Longtime Councilman Jerry Thorne was sworn into office as mayor by Family Court Judge Steve Pulido of the Alameda County Superior Court, followed by a standing ovation and cheers from the near-200 onlookers in the room. Thorne then moved onto the council dais where now-former Mayor Jennifer Hosterman relinquished her seat and stepped down.
The installations of Karla Brown and Jerry Pentin to City Council seats followed, with Brown being given the oath of office by City Clerk Karen Diaz and Pentin being sworn in by former Judge Ron Hyde. Then both new council members took their seats, Pentin replacing Councilman Matt Sullivan and Brown taking the seat occupied by Councilwoman Cindy McGovern.
Hosterman, McGovern and Sullivan received resolutions and statements of praise for their work from State Senators Ellen Corbett and Mark DeSaulnier and Assemblywoman Joan Buchanan. They then left the council dais for the last time after serving the Pleasanton-mandated term limits of eight years in their elected positions.
For all, both incoming and outgoing elected officials, it was an emotional evening as they thanked their constituents, campaign supporters and families, many of them were at the proceedings.
"This has been one of the most challenging periods in my life and it's been an honor and a privilege to serve the entire community," Hosterman said in her farewell remarks. "No other city that I know of is as well served and cared for by its elected representatives as Pleasanton."
Sullivan, who began his public service as a member and at times chairman of the Pleasanton Planning Commission, and McGovern, who served on the Pleasanton school board before her election to the City Council, heaped special praise on City Manager Nelson Fialho for his work as the chief executive of the city.
"He is a leader, friend and has been a confidante," Sullivan said to Fialho, who was sitting nearby, and again to the loud applause of those in the council chambers.
In taking office, Mayor Thorne thanked his campaign team, including his long-time campaign manager and treasurer Kathy Narum, who also is a member of the Planning Commission. The two served together on the board of the Pleasanton Seahawks, with Narum succeeding Thorne as president of the organization that Thorne said is now one of the premier swim teams in the country.
Thorne said that in 2001, former Planning Commissioner and well-known community volunteer Jack Dove suggested that he consider running for a seat on the City Council. Recently retired from a career with Hewlett-Packard and Agilent Technologies, a political office was the last thing on his mind, Thorne said. But with further encouragement by the late Juanita Haugen, at that time a member of the Pleasanton school board, he took the plunge and became more involved in pubic work, serving on the Parks and Recreation Commission where he eventually became its chairman.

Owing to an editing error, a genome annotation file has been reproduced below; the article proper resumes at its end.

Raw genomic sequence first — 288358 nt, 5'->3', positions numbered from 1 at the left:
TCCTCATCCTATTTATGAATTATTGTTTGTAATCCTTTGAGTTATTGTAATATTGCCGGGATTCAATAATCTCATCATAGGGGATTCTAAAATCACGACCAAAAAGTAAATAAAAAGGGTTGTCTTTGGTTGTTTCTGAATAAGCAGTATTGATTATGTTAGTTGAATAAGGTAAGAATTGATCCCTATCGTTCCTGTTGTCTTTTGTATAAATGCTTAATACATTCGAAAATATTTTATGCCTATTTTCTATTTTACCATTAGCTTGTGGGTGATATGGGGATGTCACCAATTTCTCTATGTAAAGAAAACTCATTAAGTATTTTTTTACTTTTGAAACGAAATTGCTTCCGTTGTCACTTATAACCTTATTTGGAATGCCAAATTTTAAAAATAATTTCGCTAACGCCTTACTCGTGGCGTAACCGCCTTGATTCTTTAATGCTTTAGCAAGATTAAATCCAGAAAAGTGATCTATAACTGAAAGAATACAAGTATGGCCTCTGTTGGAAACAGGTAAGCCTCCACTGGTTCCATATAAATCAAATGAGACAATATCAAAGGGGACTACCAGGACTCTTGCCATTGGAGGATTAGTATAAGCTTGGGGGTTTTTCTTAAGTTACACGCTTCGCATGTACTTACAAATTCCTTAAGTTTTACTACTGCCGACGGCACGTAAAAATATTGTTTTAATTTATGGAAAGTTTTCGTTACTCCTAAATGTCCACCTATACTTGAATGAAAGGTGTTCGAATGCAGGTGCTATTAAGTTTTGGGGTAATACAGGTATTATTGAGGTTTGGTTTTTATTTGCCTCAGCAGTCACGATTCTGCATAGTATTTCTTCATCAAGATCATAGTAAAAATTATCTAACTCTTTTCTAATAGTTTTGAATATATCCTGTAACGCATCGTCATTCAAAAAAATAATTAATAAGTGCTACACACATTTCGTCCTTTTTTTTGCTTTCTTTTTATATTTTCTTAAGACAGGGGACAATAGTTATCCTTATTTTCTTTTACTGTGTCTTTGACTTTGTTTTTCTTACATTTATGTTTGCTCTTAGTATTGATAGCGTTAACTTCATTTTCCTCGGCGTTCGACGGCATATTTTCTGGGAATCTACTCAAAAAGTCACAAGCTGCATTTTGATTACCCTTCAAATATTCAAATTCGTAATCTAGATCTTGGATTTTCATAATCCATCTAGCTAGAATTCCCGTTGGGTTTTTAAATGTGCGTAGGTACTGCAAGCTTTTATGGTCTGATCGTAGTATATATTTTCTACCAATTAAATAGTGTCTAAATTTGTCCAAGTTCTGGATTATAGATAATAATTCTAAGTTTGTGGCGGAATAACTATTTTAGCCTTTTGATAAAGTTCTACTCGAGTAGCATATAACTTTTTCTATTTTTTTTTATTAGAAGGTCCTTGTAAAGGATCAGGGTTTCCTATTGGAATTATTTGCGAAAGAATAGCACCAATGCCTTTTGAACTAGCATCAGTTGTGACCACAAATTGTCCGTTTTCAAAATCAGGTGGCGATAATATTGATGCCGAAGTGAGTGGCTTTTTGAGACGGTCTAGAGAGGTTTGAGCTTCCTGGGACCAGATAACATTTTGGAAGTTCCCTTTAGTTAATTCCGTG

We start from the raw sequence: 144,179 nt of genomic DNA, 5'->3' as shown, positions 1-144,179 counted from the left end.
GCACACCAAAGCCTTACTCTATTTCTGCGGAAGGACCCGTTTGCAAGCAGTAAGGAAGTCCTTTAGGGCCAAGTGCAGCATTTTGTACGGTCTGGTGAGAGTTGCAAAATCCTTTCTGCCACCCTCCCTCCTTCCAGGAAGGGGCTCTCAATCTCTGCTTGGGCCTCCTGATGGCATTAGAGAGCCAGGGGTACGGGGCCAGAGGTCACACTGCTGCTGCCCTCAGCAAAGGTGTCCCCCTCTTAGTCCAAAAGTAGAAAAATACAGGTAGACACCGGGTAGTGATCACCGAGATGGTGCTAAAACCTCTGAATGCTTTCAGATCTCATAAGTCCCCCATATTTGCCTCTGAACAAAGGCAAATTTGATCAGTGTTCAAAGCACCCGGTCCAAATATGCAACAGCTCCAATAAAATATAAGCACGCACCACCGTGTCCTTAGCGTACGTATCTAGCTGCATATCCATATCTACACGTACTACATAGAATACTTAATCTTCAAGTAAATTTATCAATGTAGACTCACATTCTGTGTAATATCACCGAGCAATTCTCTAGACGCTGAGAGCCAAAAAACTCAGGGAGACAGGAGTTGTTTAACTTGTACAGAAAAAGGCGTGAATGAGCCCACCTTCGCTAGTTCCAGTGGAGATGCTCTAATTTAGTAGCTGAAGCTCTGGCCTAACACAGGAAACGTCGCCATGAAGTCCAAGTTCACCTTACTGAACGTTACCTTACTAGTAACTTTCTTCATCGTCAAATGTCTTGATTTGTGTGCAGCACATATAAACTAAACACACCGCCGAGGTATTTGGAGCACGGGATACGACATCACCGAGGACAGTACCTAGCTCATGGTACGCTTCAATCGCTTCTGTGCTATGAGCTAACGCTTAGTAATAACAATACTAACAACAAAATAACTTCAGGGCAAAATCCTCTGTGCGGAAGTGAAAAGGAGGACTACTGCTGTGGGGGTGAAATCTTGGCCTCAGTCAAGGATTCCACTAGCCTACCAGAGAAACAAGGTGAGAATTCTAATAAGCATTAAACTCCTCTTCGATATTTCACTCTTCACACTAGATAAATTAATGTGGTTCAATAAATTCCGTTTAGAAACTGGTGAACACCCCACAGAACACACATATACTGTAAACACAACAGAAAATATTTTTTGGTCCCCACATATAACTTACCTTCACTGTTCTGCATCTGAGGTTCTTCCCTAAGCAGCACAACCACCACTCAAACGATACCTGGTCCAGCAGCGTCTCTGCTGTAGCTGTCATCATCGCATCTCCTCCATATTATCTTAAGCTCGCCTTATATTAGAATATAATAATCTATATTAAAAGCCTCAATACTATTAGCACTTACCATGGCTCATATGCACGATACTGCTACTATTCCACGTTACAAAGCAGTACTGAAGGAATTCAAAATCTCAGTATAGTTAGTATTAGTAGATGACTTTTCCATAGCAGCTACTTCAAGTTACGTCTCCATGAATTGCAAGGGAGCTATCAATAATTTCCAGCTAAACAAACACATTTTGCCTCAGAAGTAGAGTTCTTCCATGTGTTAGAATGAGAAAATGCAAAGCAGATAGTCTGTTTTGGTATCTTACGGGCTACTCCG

"Now it's time to put rubber to the road and get busy as the city's new mayor and with a new council to achieve more great things for the city we serve," Thorne said, in turning to the night's limited agenda.
Thorne and Councilwoman Cheryl Cook-Kallio, who remains on the council with two more years to serve of her eight-year term of office, praised each other for "productive" campaigns in the recent election, where both vied for the mayor's post.
In one of his first actions, Thorne, with the council's approval, appointed Cook-Kallio vice mayor for the coming year.
Thorne was elected mayor Nov. 6, receiving 11,980, or 54.6%, of the votes cast in the mayor's race, compared to 9,740, or 44.7%, for Cook-Kallio.
Until Thorne's council seat is filled in the spring, the council will function with just four members.
Thorne was first elected to the City Council in a special election June 7, 2005, and then re-elected by wide margins in November 2006 and again in 2010. Thorne has lived in Pleasanton for more than 30 years with his wife Sandi, and this is where they raised their daughter Keri.
During his Hewlett-Packard career, Thorne held top management positions, with responsibility for a $200 million annual budget and a $40 million payroll. As manager of global procurement and facilities design, he often worked directly with the city of San Jose, including its mayor, and helped streamline services to make the city more business-friendly.
Before seeking his council seat, he served 10 years on the Pleasanton Parks and Recreation Commission. He chaired the Bernal Community Parks task force and co-authored the Save Our Community Park initiative that has resulted in the construction of three baseball fields on the Bernal property, the first part of a major new sports complex planned there.
As president of the Pleasanton Seahawks swim team, he also led the effort to build the 50-meter swimming pool that is now part of the Dolores Bengtson Aquatic Center.
Karla Brown and Jerry Pentin won election to the City Council handily Nov. 6, with Brown garnering 12,460 votes, 37%, and Pentin winning with 10,624 votes, 31.6%. A third candidate for the two available council seats, Erlene DeMarcus, received 6,099 votes, 18.14%.
Pentin served four years on the city Planning Commission and most recently was its chairman. He also has been vice chairman of the city's Bicycle Pedestrian Trails Committee and was a member of the Downtown Hospitality Guidelines task force. He owns Spring Street Studios, a video production company that produces corporate videos.
Brown is a real estate broker associate with Prudential California Realty in Pleasanton and a 20-year Pleasanton resident. She and her husband Tim Belcher have been involved in the community as they raised their three daughters, coached RAGE soccer and volunteered in their schools. She currently is a member of the East Side Strategic Plan Task Force although it's not clear if now, as a councilwoman, she can continue in the role.